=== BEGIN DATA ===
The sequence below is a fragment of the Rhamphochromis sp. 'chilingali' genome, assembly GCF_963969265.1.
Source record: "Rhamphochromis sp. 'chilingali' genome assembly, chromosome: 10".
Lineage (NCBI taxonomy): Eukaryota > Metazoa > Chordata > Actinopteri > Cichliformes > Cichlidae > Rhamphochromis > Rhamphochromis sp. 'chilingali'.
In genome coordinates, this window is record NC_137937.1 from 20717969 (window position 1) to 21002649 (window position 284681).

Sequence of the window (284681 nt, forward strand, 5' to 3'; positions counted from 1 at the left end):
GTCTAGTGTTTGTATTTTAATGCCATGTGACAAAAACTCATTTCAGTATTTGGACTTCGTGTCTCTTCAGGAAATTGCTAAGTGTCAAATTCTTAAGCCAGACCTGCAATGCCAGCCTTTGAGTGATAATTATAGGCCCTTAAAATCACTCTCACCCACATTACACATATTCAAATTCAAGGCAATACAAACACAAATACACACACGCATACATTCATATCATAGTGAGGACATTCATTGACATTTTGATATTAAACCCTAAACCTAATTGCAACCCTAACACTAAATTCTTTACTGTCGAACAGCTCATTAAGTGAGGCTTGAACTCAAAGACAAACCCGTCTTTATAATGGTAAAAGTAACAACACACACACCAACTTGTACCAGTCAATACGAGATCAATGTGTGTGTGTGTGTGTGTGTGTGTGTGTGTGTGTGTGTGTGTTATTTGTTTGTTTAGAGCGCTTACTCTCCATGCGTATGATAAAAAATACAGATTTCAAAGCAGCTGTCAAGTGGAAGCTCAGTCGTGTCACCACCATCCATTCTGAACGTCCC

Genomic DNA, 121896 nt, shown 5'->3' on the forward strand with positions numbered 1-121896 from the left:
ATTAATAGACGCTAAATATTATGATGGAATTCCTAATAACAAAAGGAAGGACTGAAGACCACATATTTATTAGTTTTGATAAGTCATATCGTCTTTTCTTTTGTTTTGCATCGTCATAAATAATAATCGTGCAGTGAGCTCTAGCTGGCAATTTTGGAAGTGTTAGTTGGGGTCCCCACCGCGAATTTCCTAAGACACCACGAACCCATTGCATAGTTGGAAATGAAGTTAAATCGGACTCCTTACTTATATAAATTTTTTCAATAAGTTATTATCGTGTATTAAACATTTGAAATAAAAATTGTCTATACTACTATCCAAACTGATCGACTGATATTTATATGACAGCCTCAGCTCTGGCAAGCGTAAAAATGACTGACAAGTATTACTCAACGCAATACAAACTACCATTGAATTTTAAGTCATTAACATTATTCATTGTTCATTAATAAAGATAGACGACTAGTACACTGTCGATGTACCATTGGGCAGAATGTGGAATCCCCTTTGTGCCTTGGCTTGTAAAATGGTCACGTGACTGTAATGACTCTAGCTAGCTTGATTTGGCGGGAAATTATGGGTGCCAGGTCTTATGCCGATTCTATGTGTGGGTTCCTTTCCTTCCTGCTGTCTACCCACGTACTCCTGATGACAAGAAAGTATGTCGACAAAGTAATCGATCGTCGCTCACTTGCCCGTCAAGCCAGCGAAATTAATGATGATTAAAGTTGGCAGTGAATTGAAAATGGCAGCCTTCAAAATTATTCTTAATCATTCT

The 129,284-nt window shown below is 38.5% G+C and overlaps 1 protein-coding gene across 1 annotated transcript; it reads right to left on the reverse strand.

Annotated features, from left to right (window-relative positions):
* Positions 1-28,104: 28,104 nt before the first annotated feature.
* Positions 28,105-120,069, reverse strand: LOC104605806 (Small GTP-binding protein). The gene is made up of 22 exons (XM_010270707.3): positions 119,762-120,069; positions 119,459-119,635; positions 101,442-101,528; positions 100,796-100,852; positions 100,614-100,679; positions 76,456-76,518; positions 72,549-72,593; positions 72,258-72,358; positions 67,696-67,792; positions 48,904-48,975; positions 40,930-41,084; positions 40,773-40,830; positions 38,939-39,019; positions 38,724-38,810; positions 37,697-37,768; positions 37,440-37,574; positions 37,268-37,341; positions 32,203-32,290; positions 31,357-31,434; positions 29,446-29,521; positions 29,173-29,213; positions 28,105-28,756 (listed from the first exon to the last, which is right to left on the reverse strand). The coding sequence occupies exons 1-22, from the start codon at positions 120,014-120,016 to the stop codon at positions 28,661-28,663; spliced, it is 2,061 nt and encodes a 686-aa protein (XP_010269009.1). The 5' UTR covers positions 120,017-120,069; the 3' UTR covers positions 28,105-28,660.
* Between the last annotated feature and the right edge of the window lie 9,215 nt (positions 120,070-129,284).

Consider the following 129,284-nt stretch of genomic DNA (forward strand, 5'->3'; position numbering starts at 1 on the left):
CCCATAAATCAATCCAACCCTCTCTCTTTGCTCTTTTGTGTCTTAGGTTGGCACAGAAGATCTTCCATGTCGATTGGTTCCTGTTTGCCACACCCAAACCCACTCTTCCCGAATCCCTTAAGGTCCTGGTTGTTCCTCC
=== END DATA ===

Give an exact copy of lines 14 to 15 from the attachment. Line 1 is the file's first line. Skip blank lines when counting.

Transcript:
Consider the following 129,284-nt stretch of genomic DNA (forward strand, 5'->3'; position numbering starts at 1 on the left):
CCCATAAATCAATCCAACCCTCTCTCTTTGCTCTTTTGTGTCTTAGGTTGGCACAGAAGATCTTCCATGTCGATTGGTTCCTGTTTGCCACACCCAAACCCACTCTTCCCGAATCCCTTAAGGTCCTGGTTGTTCCTCC